Let us apply the complex-step method to expression (3) from the main part of the paper. The analytical continuation of the function f is carried out from the set Ra×b, where a and b are the dimensions of the processed image I, to the set Ca×b of complex numbers. Since the function f reflects a computational algorithm, this continuation is possible. Therefore,
f ( I ) I ( x , y ) Im ( f ( I + j α E ( x , y ) ) ) α .
where E(x,y) is a matrix of the same dimensions as image I, composed of zeros, except for the cell with indices (x, y), which contains one.
This expression allows us to estimate the values of all first-order partial derivatives with an error at the level of rounding errors.

Appendix B. The Monte Carlo Method for Estimating Uncertainty Bounds

The Monte Carlo technique is widely used for propagating uncertainty in computations. The most popular variant of this method is based on studying the transformation of probability distributions from the uncertain initial variables to the results of calculations using random number generators. Such an approach supposes that distributions for the sources of uncertainty are known. If not, we are forced to make different assumptions with varying degrees of validity. This reduces confidence in the result.
The Monte Carlo method can be used not for estimating the distribution in full but for assessing the bounds of its support, —i.e., the interval of random variable possible values. In this case, the only necessary information is the limits of input data values caused by the uncertainty. This variant of the Monte Carlo approach is fully non-parametric and does not require any assumptions on probability distributions. The number of Monte Carlo iterations can be effectively reduced in this case by comparison with commonly given recommendations [35].
Estimating the support of distribution is equivalent to finding the minimum and maximum values of the function. Therefore, the Monte Carlo approach in this case is equivalent to the stochastic way of solving the optimization problem.
Let us consider the function f from the main part of the article. Let us find the minimum and maximum values of f for the area Ω of possible values of its arguments, determined by their errors: J = [ min I Ω f ( I ) ,   max I Ω f ( I ) ] .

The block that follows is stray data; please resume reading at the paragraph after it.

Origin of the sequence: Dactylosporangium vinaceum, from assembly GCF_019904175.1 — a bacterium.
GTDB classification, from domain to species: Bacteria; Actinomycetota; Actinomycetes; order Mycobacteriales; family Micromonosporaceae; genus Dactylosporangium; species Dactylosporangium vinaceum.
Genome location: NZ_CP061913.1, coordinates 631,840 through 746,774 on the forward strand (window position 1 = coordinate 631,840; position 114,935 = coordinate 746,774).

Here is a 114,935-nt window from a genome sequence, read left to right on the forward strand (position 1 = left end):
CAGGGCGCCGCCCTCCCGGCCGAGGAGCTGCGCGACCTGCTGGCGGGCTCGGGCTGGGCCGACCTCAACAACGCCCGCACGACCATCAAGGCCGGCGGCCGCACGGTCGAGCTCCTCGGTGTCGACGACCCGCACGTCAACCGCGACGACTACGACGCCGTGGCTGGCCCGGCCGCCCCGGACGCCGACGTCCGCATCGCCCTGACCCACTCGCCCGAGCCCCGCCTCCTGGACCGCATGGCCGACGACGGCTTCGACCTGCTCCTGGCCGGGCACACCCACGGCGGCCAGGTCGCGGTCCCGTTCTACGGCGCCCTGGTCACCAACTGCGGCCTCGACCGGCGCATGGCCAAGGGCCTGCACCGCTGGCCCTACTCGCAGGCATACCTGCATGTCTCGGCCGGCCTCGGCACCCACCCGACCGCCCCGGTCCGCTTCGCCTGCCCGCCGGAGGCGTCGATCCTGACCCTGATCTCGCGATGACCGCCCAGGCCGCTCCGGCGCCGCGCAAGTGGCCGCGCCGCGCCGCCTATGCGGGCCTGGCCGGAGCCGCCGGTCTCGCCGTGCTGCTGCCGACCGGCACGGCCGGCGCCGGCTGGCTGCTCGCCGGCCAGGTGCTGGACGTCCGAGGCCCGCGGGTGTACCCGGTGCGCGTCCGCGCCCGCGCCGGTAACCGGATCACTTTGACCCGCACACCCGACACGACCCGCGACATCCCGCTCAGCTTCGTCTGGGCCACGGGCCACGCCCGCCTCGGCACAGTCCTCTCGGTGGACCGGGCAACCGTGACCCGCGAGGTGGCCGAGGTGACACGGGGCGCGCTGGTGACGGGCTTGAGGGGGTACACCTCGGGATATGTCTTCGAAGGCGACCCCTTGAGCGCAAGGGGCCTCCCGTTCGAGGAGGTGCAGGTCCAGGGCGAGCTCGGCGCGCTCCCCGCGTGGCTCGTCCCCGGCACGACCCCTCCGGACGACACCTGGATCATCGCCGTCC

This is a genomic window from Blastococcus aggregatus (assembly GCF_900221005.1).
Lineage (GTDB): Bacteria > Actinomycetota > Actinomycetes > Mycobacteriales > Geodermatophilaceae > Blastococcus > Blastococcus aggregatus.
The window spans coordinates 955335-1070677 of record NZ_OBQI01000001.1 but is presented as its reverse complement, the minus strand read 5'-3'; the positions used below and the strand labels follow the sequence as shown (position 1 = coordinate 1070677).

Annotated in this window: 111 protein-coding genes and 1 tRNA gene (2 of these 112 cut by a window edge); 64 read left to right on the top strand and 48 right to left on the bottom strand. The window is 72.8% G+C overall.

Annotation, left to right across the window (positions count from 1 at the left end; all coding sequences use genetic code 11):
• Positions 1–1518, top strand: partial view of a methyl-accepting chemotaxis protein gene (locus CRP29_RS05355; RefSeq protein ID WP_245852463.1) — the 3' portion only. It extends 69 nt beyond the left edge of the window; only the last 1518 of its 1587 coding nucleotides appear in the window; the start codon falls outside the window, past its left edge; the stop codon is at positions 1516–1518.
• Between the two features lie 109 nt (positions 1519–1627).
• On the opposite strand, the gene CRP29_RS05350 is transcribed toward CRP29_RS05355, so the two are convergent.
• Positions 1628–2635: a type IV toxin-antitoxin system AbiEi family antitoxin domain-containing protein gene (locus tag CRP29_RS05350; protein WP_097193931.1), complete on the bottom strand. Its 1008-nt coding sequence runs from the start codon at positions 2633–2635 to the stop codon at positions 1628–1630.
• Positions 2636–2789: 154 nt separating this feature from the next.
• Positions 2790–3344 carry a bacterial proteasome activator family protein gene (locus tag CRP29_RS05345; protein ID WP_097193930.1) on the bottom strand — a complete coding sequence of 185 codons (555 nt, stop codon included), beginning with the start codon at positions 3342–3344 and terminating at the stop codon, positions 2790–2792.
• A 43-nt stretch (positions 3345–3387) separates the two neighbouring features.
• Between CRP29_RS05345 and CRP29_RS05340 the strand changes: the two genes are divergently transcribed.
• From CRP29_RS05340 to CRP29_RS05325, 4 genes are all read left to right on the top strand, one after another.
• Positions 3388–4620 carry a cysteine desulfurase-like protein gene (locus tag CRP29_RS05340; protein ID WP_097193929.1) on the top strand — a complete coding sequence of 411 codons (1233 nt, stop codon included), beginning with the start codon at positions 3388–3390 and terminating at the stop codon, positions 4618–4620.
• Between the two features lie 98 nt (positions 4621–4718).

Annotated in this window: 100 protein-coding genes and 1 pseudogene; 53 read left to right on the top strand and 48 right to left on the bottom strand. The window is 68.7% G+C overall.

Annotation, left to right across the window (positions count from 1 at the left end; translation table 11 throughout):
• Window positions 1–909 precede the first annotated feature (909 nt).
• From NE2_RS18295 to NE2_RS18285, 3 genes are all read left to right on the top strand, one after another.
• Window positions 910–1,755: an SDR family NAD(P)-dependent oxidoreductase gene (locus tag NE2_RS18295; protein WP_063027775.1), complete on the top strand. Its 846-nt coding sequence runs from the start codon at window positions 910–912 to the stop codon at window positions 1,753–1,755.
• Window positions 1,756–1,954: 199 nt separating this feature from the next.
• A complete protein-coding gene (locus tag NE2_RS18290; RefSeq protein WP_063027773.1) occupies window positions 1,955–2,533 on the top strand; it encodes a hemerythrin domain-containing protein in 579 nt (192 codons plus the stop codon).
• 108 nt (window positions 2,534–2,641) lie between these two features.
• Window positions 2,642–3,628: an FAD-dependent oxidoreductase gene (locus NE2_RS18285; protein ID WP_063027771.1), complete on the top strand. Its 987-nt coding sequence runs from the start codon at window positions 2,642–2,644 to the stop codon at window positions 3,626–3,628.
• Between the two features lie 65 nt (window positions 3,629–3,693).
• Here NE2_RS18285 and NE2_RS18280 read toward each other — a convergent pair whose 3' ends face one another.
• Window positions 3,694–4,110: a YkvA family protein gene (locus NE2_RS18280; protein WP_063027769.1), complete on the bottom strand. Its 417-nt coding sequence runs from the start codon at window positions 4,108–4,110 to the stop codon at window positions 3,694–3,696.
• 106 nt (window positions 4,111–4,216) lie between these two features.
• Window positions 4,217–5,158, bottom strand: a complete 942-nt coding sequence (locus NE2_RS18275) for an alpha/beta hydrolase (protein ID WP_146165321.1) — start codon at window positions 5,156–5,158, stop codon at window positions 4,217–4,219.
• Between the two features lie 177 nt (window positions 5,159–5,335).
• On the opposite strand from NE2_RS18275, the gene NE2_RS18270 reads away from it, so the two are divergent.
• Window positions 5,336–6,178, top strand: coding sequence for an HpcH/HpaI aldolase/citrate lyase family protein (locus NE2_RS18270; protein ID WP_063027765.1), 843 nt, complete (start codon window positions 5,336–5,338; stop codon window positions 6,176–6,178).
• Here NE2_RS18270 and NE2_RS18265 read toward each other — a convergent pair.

The essence of the Monte Carlo method is to use random covering for Ω. The main idea of the approach is that with random generation of N combinations of argument values, the probability that with N→∞ among them there will be those at which the value of function f will be close to the minimum or maximum value on Ω is close to 100%.
The algorithm of the Monte Carlo method boils down to the following sequence of operations.
  • To calculate the value of the function C0 = f(I) corresponding to the initial set I of argument values for f.
  • To generate N random combinations Ij of argument values of the calculated function f; index j runs the values 1, 2,…, N; the generation is conducted according to a uniform distribution, since, in the general case, there is no reason to prefer some values from Ω over Ω to others in the absence of information about the function f.
  • To compute values Cj = f(Ij).
  • To estimate the boundaries of interval J [ min j   C j , max j   C j ] .
  • To estimate the marginal error of the value of function f caused by the inaccuracy of its arguments using the expression Δ C = max j   | C j C 0 | .
When the Monte Carlo method is applied to study the distribution transformations, the appropriate value of the number N of iterations is about 106 [35,48]. For the presented variant, N can be reduced to 103 [49]. The confidence probability P for the interval J and corresponding value ΔC can be assessed by the following expression [49]:
P ( log 2 N ) 1 N 1
.

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Semenov, K.; Taraskin, A.; Yurchenko, A.; Baranovskaya, I.; Purvinsh, L.; Gyulikhandanova, N.; Vasin, A. Uncertainty Estimation for Quantitative Agarose Gel Electrophoresis of Nucleic Acids. Sensors 2023, 23, 1999. https://doi.org/10.3390/s23041999

AMA Style

Semenov K, Taraskin A, Yurchenko A, Baranovskaya I, Purvinsh L, Gyulikhandanova N, Vasin A. Uncertainty Estimation for Quantitative Agarose Gel Electrophoresis of Nucleic Acids. Sensors. 2023; 23(4):1999. https://doi.org/10.3390/s23041999

Chicago/Turabian Style

Semenov, Konstantin, Aleksandr Taraskin, Alexandra Yurchenko, Irina Baranovskaya, Lada Purvinsh, Natalia Gyulikhandanova, and Andrey Vasin. 2023. "Uncertainty Estimation for Quantitative Agarose Gel Electrophoresis of Nucleic Acids" Sensors 23, no. 4: 1999. https://doi.org/10.3390/s23041999